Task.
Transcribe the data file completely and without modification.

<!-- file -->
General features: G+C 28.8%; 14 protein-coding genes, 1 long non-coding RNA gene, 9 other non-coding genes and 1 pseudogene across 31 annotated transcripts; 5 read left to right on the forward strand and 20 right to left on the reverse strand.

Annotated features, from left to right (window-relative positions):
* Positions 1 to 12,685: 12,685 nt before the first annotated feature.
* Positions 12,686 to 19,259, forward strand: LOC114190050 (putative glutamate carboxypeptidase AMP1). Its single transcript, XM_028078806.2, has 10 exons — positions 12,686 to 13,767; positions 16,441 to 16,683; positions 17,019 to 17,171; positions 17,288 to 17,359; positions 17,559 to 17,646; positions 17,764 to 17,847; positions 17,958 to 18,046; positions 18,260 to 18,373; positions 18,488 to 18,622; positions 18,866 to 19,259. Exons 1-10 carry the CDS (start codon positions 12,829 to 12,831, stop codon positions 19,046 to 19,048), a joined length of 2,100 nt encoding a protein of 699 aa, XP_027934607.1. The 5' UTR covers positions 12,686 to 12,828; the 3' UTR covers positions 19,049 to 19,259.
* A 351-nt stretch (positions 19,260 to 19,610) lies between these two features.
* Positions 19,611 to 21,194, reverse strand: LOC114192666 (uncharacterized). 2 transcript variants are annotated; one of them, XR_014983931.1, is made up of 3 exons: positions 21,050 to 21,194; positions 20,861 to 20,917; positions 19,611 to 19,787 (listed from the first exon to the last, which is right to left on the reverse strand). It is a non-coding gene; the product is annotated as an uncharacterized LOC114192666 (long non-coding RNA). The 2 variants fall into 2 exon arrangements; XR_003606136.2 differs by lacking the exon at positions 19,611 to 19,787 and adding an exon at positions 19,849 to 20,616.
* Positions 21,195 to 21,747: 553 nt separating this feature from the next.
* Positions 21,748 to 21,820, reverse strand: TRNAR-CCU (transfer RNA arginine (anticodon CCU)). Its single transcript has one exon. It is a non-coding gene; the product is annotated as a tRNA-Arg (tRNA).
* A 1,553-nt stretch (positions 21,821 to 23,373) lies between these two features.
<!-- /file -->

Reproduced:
General features: G+C 28.8%; 14 protein-coding genes, 1 long non-coding RNA gene, 9 other non-coding genes and 1 pseudogene across 31 annotated transcripts; 5 read left to right on the forward strand and 20 right to left on the reverse strand.

Annotated features, from left to right (window-relative positions):
* Positions 1 to 12,685: 12,685 nt before the first annotated feature.
* Positions 12,686 to 19,259, forward strand: LOC114190050 (putative glutamate carboxypeptidase AMP1). Its single transcript, XM_028078806.2, has 10 exons — positions 12,686 to 13,767; positions 16,441 to 16,683; positions 17,019 to 17,171; positions 17,288 to 17,359; positions 17,559 to 17,646; positions 17,764 to 17,847; positions 17,958 to 18,046; positions 18,260 to 18,373; positions 18,488 to 18,622; positions 18,866 to 19,259. Exons 1-10 carry the CDS (start codon positions 12,829 to 12,831, stop codon positions 19,046 to 19,048), a joined length of 2,100 nt encoding a protein of 699 aa, XP_027934607.1. The 5' UTR covers positions 12,686 to 12,828; the 3' UTR covers positions 19,049 to 19,259.
* A 351-nt stretch (positions 19,260 to 19,610) lies between these two features.
* Positions 19,611 to 21,194, reverse strand: LOC114192666 (uncharacterized). 2 transcript variants are annotated; one of them, XR_014983931.1, is made up of 3 exons: positions 21,050 to 21,194; positions 20,861 to 20,917; positions 19,611 to 19,787 (listed from the first exon to the last, which is right to left on the reverse strand). It is a non-coding gene; the product is annotated as an uncharacterized LOC114192666 (long non-coding RNA). The 2 variants fall into 2 exon arrangements; XR_003606136.2 differs by lacking the exon at positions 19,611 to 19,787 and adding an exon at positions 19,849 to 20,616.
* Positions 21,195 to 21,747: 553 nt separating this feature from the next.
* Positions 21,748 to 21,820, reverse strand: TRNAR-CCU (transfer RNA arginine (anticodon CCU)). Its single transcript has one exon. It is a non-coding gene; the product is annotated as a tRNA-Arg (tRNA).
* A 1,553-nt stretch (positions 21,821 to 23,373) lies between these two features.